Sunday, August 28, 2016

Proud Grandma!

The summer just flew by and this post that I began back in June has been sitting, unfinished, in my hold file the whole time. I remember becoming overwhelmed with emotion when I began writing this and started looking at the pictures that I planned to include. Instead of starting a new post I think that this is important enough for me to continue from where I left off.
Olivia, 8 years old
Just about eighteen years ago I became a grandmother for the first time. When my daughter, Amy, told me that I was going to be a grandma I was in denial for the first few months, claiming that I wasn't old enough to be a grandma. In reality I was more than old enough but this was the first time. Of course the denial melted away the first time I held that tiny, adorable, red-headed, newborn, Olivia, in my arms.

Olivia, almost 18 years old
I was so privileged to live nearby and be involved in Olivia's life for the first two years. After Rich and I married and I moved back to Ohio and soon after my daughter and son-in-law, Steve moved their family to Jacksonville and later to Columbus, I have been very fortunate that the kids made a herculean effort to ensure that we got together often. As a result, I have always been close to our grandchildren.

This week my intelligent and beautiful granddaughter, Olivia, graduated from high school and the whole family was there to celebrate. We are all so proud of her. I had trouble holding back the tears as I snapped the pictures of Olivia marching out, all smiles,  onto the Schottenstein Arena floor with all of the other graduates.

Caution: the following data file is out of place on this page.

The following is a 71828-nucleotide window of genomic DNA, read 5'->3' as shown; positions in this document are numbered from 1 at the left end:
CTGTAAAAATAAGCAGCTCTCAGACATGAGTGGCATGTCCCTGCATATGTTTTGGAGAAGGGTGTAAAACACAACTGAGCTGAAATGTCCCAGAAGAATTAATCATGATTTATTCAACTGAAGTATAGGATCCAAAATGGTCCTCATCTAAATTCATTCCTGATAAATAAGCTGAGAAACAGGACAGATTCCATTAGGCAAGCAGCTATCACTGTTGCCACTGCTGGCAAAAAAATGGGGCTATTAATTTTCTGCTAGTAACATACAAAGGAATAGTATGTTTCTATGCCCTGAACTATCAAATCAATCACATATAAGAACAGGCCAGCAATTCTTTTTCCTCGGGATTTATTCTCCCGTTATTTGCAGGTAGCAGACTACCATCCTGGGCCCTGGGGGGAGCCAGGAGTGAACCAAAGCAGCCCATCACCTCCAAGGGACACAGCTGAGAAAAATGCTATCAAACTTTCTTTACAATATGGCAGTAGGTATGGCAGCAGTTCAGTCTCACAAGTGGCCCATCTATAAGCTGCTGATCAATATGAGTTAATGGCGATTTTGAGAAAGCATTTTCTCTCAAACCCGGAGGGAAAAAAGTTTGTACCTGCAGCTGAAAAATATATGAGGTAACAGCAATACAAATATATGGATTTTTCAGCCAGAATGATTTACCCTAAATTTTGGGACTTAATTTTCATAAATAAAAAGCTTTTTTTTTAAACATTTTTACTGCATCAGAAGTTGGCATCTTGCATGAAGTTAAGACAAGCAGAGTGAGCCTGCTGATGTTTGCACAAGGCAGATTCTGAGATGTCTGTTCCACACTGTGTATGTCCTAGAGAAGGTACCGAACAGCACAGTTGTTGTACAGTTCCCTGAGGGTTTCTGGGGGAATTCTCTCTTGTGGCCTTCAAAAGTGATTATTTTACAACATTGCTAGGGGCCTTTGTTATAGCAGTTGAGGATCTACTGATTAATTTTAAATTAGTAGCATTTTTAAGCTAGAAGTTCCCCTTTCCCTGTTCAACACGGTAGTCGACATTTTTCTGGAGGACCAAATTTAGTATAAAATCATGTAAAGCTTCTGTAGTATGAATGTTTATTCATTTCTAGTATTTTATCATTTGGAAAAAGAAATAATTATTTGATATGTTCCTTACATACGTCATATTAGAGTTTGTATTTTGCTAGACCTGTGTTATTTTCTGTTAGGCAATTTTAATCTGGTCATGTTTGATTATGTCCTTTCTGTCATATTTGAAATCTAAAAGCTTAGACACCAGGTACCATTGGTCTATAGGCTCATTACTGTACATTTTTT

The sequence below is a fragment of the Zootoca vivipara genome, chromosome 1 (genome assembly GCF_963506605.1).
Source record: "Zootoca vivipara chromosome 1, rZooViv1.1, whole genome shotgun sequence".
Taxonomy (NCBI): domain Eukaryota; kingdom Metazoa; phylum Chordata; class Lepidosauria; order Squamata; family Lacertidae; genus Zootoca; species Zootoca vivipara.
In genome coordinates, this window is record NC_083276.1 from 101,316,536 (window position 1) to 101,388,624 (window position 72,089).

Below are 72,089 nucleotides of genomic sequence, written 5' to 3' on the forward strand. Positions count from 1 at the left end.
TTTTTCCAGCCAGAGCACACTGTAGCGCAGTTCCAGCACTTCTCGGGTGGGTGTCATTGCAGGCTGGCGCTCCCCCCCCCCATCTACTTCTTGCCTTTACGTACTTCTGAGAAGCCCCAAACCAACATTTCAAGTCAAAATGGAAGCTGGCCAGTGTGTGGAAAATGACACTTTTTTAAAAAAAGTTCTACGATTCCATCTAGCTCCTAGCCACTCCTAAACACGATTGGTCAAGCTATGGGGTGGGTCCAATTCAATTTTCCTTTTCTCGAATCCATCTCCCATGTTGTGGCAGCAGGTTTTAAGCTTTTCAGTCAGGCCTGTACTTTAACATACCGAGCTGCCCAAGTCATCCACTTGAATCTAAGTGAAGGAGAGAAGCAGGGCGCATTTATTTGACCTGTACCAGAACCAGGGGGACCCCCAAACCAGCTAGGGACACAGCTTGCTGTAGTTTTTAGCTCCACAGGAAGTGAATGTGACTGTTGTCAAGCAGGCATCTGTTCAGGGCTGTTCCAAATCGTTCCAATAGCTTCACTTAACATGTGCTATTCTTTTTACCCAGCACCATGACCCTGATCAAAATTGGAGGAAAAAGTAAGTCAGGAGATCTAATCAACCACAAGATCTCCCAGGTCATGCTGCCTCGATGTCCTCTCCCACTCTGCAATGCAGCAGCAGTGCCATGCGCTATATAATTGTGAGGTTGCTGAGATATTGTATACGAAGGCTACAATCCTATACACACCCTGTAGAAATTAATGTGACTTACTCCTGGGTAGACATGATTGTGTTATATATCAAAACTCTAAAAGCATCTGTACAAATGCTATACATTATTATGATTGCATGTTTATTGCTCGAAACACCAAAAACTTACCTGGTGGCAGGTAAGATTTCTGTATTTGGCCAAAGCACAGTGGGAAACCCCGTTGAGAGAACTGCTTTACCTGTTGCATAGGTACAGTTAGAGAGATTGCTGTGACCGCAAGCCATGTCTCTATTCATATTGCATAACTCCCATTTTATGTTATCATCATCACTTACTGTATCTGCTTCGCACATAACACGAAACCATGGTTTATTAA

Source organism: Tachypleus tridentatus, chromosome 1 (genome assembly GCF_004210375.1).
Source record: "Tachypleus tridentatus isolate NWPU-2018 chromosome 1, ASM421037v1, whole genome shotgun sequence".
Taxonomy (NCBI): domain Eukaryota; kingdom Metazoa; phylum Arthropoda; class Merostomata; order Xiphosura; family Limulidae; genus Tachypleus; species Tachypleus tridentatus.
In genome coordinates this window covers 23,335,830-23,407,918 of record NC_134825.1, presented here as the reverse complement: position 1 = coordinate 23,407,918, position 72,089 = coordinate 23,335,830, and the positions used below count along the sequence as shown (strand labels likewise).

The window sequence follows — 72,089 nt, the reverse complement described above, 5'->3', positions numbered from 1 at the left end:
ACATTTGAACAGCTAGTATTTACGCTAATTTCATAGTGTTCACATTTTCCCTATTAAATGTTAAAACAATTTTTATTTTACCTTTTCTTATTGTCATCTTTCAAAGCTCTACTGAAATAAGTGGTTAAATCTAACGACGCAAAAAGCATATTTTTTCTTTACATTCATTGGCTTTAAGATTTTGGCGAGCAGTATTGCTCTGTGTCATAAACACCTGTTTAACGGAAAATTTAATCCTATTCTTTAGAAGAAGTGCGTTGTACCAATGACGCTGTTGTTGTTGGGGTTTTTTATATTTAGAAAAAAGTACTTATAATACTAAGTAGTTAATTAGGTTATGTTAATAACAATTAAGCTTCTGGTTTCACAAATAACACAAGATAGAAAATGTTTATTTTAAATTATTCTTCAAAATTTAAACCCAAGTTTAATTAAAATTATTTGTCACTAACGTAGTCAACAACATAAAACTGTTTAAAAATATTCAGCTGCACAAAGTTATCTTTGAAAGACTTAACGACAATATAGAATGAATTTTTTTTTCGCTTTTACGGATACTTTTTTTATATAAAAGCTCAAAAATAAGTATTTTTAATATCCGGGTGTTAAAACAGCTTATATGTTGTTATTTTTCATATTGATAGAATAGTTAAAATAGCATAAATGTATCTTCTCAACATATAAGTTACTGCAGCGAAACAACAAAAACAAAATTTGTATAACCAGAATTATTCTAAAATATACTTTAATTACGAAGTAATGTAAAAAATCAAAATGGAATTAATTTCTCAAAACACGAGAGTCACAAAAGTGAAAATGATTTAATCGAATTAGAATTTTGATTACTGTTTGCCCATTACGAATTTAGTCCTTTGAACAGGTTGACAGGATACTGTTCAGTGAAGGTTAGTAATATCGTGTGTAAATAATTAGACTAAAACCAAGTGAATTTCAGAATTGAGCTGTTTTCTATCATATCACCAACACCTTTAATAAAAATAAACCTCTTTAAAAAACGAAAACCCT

That was back in June and here it is late August and Olivia has been away at college for a week and by all accounts that I see on Instagram, she is having a good time and getting along with all three of her roommates. I am going to miss her spontaneous calls with requests to come up for the weekend to bake or make jam with me. In recent years she has driven herself up, often bringing along a girlfriend to stay overnight. It was always a joy for me to hear the girls chattering and giggling into the night; a sound that took me back to the days when her mother and aunt were that age. However, I am so proud to see the confidence and eagerness with which she headed off to the next stage of her life.

Out here at Buckeye Star Alpacas the corn is as high as the proverbial "elephant's eye" and after a bit of a dry spell in July and early August, it has rained enough that the corn, the pastures, the tomato plants and the lawn are a lovely, lush emerald.

How high is an "elephant's eye" anyway?
In late July, I was fortunate to be able to travel with Olivia and her mother, my daughter, Amy, to Portland, Oregon for a visit with my granddaughter, Zaidee and her mom, Susie, my younger daughter. It was only for a few days but we had a lovely time. I am so proud of the work Susie has done on her fixer-upper house. She was left with a shambles inside and has done wonders updating her cosy little home into the comfortable abode where we stayed.